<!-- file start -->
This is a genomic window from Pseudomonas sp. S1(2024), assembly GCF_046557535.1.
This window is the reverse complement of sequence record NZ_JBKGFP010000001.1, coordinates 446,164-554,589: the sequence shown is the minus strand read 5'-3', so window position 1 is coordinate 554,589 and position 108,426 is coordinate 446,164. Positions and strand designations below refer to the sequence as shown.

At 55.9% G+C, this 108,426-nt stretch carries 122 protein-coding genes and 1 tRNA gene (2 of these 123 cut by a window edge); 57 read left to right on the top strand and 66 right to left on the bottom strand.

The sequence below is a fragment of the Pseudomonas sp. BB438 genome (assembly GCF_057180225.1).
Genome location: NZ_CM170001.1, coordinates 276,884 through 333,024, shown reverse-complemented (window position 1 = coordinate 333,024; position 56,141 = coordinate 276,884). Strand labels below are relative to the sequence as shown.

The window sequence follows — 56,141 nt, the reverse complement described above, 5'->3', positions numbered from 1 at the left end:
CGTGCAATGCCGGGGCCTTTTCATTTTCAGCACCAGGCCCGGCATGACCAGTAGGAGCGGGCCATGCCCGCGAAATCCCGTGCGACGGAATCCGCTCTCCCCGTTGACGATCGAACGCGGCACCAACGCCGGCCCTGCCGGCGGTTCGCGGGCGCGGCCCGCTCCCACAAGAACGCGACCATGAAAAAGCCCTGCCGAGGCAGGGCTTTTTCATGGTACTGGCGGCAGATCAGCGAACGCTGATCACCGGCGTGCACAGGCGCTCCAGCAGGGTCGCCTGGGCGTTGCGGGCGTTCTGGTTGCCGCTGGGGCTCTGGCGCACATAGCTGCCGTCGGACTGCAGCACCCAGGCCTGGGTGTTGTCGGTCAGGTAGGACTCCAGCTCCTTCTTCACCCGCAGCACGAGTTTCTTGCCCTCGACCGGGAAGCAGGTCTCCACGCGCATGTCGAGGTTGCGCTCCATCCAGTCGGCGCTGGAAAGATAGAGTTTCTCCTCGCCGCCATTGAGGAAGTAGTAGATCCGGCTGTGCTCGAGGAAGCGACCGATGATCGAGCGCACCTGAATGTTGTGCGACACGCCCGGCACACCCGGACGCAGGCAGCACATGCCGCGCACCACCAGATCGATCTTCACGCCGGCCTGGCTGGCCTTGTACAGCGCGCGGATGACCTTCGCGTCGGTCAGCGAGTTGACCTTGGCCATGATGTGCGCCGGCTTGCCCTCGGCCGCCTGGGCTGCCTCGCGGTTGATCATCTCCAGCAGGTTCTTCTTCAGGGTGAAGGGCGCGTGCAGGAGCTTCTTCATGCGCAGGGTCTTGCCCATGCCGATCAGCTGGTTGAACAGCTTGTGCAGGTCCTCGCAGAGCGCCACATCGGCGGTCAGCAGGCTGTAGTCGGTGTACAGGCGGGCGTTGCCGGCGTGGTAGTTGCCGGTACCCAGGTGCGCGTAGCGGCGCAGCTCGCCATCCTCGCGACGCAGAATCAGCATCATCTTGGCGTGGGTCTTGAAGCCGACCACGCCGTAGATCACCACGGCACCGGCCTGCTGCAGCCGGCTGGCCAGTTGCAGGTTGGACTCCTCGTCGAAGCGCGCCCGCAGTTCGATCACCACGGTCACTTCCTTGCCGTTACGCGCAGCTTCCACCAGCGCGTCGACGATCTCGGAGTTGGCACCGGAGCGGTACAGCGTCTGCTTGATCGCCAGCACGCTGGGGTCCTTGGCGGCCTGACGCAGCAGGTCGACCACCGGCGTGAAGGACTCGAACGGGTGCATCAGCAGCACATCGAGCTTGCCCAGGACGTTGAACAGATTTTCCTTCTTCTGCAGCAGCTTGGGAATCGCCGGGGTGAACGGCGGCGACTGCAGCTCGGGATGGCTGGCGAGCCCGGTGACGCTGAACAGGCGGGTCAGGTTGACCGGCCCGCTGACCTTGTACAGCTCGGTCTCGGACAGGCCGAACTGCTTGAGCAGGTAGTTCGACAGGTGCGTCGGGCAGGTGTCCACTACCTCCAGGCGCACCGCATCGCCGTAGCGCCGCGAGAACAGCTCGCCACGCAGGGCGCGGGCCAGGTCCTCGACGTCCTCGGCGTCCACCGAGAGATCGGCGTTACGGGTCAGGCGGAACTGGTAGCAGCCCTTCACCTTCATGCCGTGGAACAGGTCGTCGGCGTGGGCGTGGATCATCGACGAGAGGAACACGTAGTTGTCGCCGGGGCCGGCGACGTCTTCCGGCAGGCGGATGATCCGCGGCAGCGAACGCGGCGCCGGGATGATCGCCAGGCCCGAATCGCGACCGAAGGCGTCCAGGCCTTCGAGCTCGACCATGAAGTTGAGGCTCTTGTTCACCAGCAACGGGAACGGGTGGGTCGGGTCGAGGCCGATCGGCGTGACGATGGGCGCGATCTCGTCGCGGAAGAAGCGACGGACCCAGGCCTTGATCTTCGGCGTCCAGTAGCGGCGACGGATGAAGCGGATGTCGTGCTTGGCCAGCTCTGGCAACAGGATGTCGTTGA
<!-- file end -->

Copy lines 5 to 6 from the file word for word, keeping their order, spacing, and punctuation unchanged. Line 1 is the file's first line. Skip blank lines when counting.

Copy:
Genome location: NZ_CM170001.1, coordinates 276,884 through 333,024, shown reverse-complemented (window position 1 = coordinate 333,024; position 56,141 = coordinate 276,884). Strand labels below are relative to the sequence as shown.

The window sequence follows — 56,141 nt, the reverse complement described above, 5'->3', positions numbered from 1 at the left end: